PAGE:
Category: energy demand

The Next Generation of Uranium Deposits

This post is by Bruno Venditti from Visual Capitalist

The following content is sponsored by Skyharbour Resources

The Next Generation of Uranium Deposits

Government policies are shifting in favor of nuclear energy as countries try to reduce carbon emissions.

Unlike coal, oil, or gas, nuclear power plants produce little to no COโ‚‚. As a result, nuclear is the second largest source of low-carbon electricity in the world, behind hydropower.

In this infographic from Skyharbour Resources, we look closely at the next generation of uranium deposits necessary to power up the nuclear sector.

The Uranium Supply Squeeze

Roughly 440 nuclear reactors operating worldwide generate around 10% of the worldโ€™s electricity annually.

In the United States, for example, nuclear energy provides 52% of carbon-free electricity, and in the European Union, it accounts for 43%. In three European countries, the share of nuclear energy in the electricity mix exceeds 50%.

RankCountryNuclear Share of Electricity Mix
1France ๐Ÿ‡ซ๐Ÿ‡ท70.6%
2Slovakia ๐Ÿ‡ธ๐Ÿ‡ฐ53.1%
3Ukraine ๐Ÿ‡บ๐Ÿ‡ฆ51.2%
4Hungary ๐Ÿ‡ญ๐Ÿ‡บ48.0%
5Bulgaria ๐Ÿ‡ง๐Ÿ‡ฌ40.8%
6Belgium ๐Ÿ‡ง๐Ÿ‡ช39.1%
7Slovenia ๐Ÿ‡ธ๐Ÿ‡ฎ37.8%
8Czechia ๐Ÿ‡จ๐Ÿ‡ฟ37.3%
9Armenia ๐Ÿ‡ฆ๐Ÿ‡ฒ34.5%
10Finland ๐Ÿ‡ซ๐Ÿ‡ฎ33.9%
11Switzerland ๐Ÿ‡จ๐Ÿ‡ญ32.9%
12Sweden ๐Ÿ‡ธ๐Ÿ‡ช29.8%
13South Korea ๐Ÿ‡ฐ๐Ÿ‡ท29.6%
14Spain ๐Ÿ‡ช๐Ÿ‡ธ22.2%
15Russia ๐Ÿ‡ท๐Ÿ‡บ20.6%
16Romania ๐Ÿ‡ท๐Ÿ‡ด19.9%
17United States ๐Ÿ‡บ๐Ÿ‡ธ19.7%
18Canada ๐Ÿ‡จ๐Ÿ‡ฆ14.6%
19United Kingdom ๐Ÿ‡ฌ๐Ÿ‡ง14.5%
20Germany ๐Ÿ‡ฉ๐Ÿ‡ช11.3%

All of the worldโ€™s nuclear reactors are powered by uranium. They require approximately 67,500 tonnes of uranium (Read more...)

Why Fusion Will Power the Race to Net-Zero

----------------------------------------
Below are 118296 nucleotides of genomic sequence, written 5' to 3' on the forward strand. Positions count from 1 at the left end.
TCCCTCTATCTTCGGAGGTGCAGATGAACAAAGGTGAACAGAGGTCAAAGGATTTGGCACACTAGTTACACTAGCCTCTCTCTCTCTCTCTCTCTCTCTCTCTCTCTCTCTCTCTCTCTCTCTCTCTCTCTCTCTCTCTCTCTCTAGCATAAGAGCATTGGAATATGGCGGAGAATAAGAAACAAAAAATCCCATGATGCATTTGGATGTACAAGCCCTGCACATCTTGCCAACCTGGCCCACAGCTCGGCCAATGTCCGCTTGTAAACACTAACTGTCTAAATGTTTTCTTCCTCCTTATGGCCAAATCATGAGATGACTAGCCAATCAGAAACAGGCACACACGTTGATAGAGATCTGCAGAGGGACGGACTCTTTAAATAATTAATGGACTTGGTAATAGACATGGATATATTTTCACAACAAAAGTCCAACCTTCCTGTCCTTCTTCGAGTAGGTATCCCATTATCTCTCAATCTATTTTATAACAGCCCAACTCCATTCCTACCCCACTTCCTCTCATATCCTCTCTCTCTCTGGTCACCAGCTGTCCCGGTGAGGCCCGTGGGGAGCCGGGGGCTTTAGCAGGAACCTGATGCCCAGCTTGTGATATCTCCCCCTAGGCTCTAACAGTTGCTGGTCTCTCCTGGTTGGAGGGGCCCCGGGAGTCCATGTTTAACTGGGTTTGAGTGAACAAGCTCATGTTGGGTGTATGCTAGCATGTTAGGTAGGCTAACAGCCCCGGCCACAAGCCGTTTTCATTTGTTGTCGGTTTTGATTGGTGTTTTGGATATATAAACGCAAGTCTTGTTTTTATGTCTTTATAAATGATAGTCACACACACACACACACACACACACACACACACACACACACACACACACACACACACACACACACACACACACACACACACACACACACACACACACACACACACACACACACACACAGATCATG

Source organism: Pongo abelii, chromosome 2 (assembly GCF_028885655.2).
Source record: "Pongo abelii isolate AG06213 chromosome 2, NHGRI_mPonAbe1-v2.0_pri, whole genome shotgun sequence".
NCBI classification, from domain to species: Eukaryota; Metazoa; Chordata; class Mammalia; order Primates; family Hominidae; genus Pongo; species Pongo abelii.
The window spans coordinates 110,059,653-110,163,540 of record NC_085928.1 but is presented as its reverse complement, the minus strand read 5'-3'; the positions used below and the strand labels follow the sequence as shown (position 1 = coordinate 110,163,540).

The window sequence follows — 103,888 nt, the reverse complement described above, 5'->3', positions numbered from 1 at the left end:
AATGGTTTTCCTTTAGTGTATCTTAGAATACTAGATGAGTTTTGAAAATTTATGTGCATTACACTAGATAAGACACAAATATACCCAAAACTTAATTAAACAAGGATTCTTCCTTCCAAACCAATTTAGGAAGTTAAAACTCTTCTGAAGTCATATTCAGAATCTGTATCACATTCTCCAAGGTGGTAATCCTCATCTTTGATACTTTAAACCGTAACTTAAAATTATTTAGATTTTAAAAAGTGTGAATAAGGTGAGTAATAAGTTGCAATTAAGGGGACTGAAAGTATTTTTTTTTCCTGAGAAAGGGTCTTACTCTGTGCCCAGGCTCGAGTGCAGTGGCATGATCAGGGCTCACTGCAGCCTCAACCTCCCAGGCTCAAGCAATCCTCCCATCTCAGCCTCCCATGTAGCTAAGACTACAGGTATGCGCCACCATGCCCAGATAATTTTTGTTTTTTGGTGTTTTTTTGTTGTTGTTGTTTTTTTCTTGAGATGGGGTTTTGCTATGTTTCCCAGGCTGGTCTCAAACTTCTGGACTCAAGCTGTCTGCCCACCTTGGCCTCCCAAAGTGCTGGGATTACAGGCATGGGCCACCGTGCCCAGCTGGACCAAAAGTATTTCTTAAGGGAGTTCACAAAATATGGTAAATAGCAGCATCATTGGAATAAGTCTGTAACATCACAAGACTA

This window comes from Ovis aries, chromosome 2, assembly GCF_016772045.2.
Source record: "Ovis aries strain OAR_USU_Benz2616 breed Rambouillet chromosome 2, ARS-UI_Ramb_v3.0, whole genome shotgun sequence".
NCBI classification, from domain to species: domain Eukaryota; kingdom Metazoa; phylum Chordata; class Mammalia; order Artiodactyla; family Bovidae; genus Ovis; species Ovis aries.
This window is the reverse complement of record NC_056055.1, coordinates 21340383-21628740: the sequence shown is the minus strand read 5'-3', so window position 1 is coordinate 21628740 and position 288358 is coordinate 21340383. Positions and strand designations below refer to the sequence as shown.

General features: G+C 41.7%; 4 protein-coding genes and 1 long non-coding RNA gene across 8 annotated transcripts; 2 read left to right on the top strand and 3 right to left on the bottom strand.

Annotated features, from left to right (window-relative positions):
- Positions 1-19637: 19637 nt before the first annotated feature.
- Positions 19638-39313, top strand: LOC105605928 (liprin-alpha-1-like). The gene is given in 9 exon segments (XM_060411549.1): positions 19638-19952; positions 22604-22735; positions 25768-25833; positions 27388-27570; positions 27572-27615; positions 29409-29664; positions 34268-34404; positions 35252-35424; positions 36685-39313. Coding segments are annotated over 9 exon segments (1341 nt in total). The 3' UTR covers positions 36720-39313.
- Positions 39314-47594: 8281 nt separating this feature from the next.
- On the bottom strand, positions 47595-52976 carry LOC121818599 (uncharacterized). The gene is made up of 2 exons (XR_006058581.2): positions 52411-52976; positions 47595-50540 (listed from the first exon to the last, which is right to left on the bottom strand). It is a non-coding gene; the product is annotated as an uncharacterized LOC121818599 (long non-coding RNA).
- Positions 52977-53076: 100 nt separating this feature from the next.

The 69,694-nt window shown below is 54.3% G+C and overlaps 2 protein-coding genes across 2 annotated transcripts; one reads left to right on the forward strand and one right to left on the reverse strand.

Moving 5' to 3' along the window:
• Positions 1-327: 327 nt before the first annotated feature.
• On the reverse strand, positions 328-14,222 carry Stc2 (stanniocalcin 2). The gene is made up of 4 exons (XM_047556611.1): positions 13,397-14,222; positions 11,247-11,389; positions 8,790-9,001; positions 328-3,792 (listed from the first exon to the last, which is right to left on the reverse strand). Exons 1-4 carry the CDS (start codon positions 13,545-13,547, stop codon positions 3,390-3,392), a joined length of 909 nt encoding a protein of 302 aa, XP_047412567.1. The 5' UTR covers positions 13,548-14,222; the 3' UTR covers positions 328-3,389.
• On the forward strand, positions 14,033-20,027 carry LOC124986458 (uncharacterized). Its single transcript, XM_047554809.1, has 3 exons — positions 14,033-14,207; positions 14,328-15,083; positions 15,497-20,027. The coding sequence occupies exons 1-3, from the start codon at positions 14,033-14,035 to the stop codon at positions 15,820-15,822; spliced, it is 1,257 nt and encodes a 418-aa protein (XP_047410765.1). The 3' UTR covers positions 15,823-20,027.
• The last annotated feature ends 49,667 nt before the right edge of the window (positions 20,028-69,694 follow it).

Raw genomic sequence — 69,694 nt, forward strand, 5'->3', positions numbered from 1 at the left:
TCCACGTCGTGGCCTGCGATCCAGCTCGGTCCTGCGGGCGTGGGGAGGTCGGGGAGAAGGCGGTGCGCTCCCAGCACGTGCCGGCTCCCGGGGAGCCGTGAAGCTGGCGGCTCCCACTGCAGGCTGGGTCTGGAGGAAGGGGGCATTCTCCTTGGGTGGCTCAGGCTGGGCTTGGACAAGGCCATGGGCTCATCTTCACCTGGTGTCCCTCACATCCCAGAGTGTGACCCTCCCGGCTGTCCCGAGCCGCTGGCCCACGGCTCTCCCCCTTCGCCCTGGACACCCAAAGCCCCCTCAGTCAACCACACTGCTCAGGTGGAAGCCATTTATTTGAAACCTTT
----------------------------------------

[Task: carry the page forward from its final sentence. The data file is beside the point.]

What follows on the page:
This post is by Bruno Venditti from Visual Capitalist

The following content is sponsored by General Fusion

Why Fusion Will Power the Race to Net Zero

Governments worldwide are targeting massive decreases in carbon emissions by 2050.

With growing populations and high demand for energy, renewable energy sources will be needed to reach a net-zero scenario. However, renewables like wind and solar are intermittent and need a baseload source of clean energy to supplement them. 

This infographic from General Fusion explores fusion’s potential to deliver clean, abundant, reliable, and cost-competitive energy.

How Fusion Energy Works

Fusion powers the Sun and the stars, where immense forces compress and heat hydrogen plasma, fusing it into helium and releasing enormous amounts of energy.

Here on Earth, scientists use isotopes of hydrogenโ€”deuterium and tritiumโ€”to power fusion plants. Deuterium is abundant in seawater while tritium can be produced from lithium, a common chemical element used in batteries, glass, and ceramics.

In fusion technology, light atomic nuclei are compressed under intense pressure and heat to form heavier ones and release energy. The fuel is heated to about 100 million degrees Celsius. At this hotter-than-the-sun temperature, a fully ionized gas plasma is formed. The plasma is then ignited to create fusion.

Unlike nuclear reactors that split atoms apart, fusion power plants fuse atoms to generate energy. One of the challenges for fusion, however, is to ensure fusion power plants can generate more (Read more...)